The Boy in the Pink Hat


Much of my identity at Le Moyne has been tied to my position on The Dolphin. Something wholly unintentional, but inevitable when most of my time is spent writing for the paper, designing the paper, answering emails for the paper and thinking about the paper. Whether I like it or not, over the years at Le Moyne, I have gradually morphed into The Dolphin.

It’s hard being so close to something that gets put out into “the world” every week because once The Dolphin is printed, it no longer belongs to me. It gets turned over to the Le Moyne community, to its readers, and there’s a vulnerability in that––something that I’ve had to learn to get comfortable with. Sometimes it’s hard to differentiate myself from the paper, which also makes it difficult when something The Dolphin prints garners harsh response.

There has been some controversy surrounding last week’s front page story, “A Walk to Remember,” which featured a picture of a male Le Moyne student at the Women’s March in January. Some found it inappropriate and an anonymous person(s) posted flyers throughout the academic buildings with a picture of the front page and the captions, “Even when talking about women’s issues, The Dolphin can’t help but put a man on the cover. #WomenOutOfFocus” and “Why are men still the face of Women’s rights? (There were over 20 women from Le Moyne at the march. Not one could make the front page?)”

It was my decision to have that picture accompany the article and as the Editor-in-Chief I stand by that decision. I was aware that the picture would be controversial and would present some irony in the fact that the front page features a picture of a man at a Women’s March. I spent around 12 hours designing The Dolphin by myself last Monday, and during those hours I tried to talk myself out of using that picture because I knew some issues would be sure to follow, but I couldn’t bring myself to do it.

Yes, there were plenty of female Le Moyne students who attended the Women’s March, but out of the 12 pictures we had featuring female Le Moyne students, that particular picture was of the best quality and spoke to me the most. I thought it was beautiful how the photographer was able to capture a moment that felt so still in the middle of all the chaos. When I look at that picture, I almost feel like I’m intruding on an intimate moment between the subject and the photographer; one of understanding and of solidarity and of peace, as though they both know something America as a whole has been slow in realizing: Everyone should support women’s rights?

To me, it says, I am here for you.

There is something to be said about perspective, how it twists and molds itself based on each individual person. While some found that picture offensive, I found it to be simply artistic. And I thought it said something about what Le Moyne represents, a community of men and women for others. How incredible is it that Le Moyne College is home to young men who care enough about women’s rights, human rights, to ride a bus in the early morning down to Washington, D.C. and participate in a march that is not about them?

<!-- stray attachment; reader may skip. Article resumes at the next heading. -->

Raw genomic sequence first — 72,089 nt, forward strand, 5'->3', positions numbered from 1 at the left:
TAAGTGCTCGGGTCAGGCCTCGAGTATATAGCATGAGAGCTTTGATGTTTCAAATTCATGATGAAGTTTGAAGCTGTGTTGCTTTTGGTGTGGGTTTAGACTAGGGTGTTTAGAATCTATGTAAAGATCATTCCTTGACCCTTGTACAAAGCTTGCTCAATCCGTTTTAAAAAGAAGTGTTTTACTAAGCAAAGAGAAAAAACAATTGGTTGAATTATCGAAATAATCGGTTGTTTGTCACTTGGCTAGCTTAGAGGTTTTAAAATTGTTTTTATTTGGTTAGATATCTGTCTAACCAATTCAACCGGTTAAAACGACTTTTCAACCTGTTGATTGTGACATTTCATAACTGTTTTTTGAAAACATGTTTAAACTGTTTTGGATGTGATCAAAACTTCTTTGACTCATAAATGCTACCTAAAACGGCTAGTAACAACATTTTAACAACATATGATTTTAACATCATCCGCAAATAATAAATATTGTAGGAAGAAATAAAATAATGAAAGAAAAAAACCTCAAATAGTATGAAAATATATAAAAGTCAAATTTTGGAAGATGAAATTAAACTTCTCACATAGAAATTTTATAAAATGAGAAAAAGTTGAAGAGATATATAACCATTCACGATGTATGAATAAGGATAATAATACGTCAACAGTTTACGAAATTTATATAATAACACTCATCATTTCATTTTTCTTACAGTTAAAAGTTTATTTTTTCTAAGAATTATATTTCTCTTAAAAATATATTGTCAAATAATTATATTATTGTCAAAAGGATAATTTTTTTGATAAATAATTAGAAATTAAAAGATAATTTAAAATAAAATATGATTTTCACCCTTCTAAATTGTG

I was told in a letter that my layout for the front page has helped to perpetuate the silencing of women and America’s patriarchal tendencies. That I have “poorly represented the entirety of the Women’s March” and have pushed “women into the shadow’s, even in stories about their accomplishments.” I will not dismiss this person’s opinions or try to silence their feelings by not addressing them, I understand their point of view and respectfully disagree with it at the same time. I think it is unfortunate that a picture, which as a woman I believe expounds on the message of the Women’s March, is overshadowing the words of a beautifully written article.

The people who have expressed their feelings over the front page have a lot of passion, it is clear in their letters and definitely clear in the posters. Like any club president, I know how much energy it takes to make flyers and post them around campus. I do think a different course of action could have been taken, though. One where we have constructive discussions and open up dialogue surrounding the front page. Maybe that’s the next “Ripped from the Headlines” topic.

I do wish more people would put that kind of energy into contributing to The Dolphin, seeing as it only functions because of a very, very, very small group of students––most of whom will be graduating in May.

I would like to direct my last few statements towards the men reading this. I want you to know, it’s okay. It’s okay to wear a pink hat, to be a feminist, to march for women’s rights and to still be comfortable in your masculinity––although, I use that term loosely because I’m not sure what it means to be masculine and what it means to be feminine. I do however know what it means to be a complex human with qualities that do not and should not be classified. To the men who went to the march, thank you. And to the men who didn’t attend, I wish you were there to stand with us, to experience the love and the hope. I wish you were there like the boy in the pink hat.